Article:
Chris Pugh writes:
> If this statement is true then make impartiality the
> byword. Total admin control over the project should be
> given neither to Tom nor Ken, but to an independent
> indiviual, a moderator, not necessarily someone with a
> vested interest in the vpopmail project.
But somebody with no vested interest is also somebody who is unlikely
to put much effort into it or to understand enough about it to resolve
conflicts about what changes should or should not be made. The right
person to head a project is one who either does most of the work or
directs most of the work. That used to be Ken. It is now Tom. With
Tom there have been many improvements and bug fixes that would NOT have
happened without him.
> On the Inter7 base page vopomail along with other
> items is listed under 'Free Software'
> Who is going to draw what line and where?
According to that link, everyone has the right to improve and redistribute
their changed version, which is exactly what Tom has done. Over on
http://www.opensource.org you will find links to Eric Raymond's thoughts
on code-forking. It is his opinion that as long as a project is active
and well-run then code-forking is undesirable (although not forbidden
even then) but that when a project becomes inactive or badly-run then
code-forking may be necessary. As has been made clear by others, Ken
stopped doing anything with vpopmail for several months, did not apply
bug-fixes sent to him, etc. When something like that happens then
code-forking is not just permissible, it's desirable. In fact, when
a lapsed project is taken over it is not usually seen as code-forking but
merely a change of ownership and a name change is unnecessary.
Nor is there any guarantee that Ken would devote more effort to it in the
future since Ms Cat told us all about the bigger and better things that
Ken is working on. And while I understand Inter 7's desire to be
associated with vpopmail because of the kudos it gives them, that same
fact also worries me because they may be tempted to take full control
and kick Tom out so that once again vpopmail is perceived to be an
Inter 7 product. If Ken had been as active as Tom has these past months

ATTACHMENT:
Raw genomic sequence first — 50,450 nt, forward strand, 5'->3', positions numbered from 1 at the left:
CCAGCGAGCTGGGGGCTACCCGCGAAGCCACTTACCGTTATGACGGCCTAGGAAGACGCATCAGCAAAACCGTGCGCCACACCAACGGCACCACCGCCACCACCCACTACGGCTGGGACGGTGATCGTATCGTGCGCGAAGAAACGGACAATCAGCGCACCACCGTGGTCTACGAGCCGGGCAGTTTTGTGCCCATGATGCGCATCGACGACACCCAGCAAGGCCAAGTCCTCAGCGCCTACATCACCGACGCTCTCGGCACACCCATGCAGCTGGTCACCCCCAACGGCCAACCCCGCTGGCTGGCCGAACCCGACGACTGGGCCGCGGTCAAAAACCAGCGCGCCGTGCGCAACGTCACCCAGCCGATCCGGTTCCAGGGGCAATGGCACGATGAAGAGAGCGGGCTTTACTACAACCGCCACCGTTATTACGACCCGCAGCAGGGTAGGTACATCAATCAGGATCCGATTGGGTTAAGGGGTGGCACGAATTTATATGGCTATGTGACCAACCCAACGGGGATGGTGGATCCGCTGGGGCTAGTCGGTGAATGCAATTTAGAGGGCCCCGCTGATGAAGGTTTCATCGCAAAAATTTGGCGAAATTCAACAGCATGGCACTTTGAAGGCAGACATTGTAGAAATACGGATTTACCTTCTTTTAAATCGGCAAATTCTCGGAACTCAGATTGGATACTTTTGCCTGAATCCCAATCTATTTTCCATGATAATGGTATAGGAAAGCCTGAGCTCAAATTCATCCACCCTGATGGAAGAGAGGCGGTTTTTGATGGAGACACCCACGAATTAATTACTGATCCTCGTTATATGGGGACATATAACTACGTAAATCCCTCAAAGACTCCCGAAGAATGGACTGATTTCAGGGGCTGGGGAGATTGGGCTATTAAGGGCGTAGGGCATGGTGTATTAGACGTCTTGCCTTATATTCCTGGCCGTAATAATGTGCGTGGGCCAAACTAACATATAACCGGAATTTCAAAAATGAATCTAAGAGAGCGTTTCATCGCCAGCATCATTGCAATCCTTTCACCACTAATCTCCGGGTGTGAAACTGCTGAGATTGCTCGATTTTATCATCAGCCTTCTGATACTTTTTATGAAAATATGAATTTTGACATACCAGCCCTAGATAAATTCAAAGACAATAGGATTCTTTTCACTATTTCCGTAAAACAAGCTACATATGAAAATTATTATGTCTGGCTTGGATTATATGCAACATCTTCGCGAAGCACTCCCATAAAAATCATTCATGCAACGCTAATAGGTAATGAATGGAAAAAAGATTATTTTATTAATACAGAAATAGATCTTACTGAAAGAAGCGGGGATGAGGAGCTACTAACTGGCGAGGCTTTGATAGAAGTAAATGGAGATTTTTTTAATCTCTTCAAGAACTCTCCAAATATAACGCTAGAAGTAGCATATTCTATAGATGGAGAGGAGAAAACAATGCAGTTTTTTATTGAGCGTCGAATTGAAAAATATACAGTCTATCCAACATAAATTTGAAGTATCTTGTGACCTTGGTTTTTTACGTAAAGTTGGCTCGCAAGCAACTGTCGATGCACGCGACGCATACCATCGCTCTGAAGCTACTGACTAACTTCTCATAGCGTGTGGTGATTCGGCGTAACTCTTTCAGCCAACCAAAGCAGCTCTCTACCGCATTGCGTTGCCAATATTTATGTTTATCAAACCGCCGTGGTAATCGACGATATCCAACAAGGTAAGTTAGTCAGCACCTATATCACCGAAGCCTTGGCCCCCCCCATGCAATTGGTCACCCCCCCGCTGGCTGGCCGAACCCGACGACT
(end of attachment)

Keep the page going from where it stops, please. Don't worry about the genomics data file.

then that wouldn't be a problem, but he has not. If Ms Cat hadn't stepped
in then the prospect of Ken being able to kick Tom out wouldn't be such
a concern, but after her mail it is - that was very much an "it was our
product originally and we demand full and exclusive control" mail.
Yes, it's sad that Ken no longer has control of a product he did so much
work on but that's what happens to people who let GPL projects lapse. And
until and unless Ken decides to play a major active part in development
once again he has no technical need of control (a commercial need,
perhaps, but that is insufficient justification). If Ken wanted to keep
control he should have kept working on it and been responsive to bug
reports and submitted patches. It's as simple as that.
If Ken decides to code-fork away from Tom's work then it is Ken who should
rename his product, not Tom, because ownership of vpopmail transferred when
Ken turned his back on it. The fact that Ken is now showing an interest
again does NOT mean that control or the name reverts to him. He had his
chance to keep working on it. He had his chance to say he would be busy
for a few months and to delegate control temporarily to somebody else.
By not responding he blew it.
It is also worth noting that Tom is setting up CVS so that a TEAM of
people can continue to work on vpopmail even if Tom is temporarily unable
to do anything on it himself for some reason. With Inter 7 revision
control was essentially if and when Ken decided to make changes. This is
yet another reason why Tom is the better choice to control the project
because he is ensuring that it will continue to be developed even if
he cannot work on it; when Ken turned his back on vpopmail all work
stopped until Tom forked it. Tom has done after a few months of control
what Ken did not after several years of control - he's put it on CVS.
I'm not criticising all the great work Ken did in the past. But he
stopped doing it...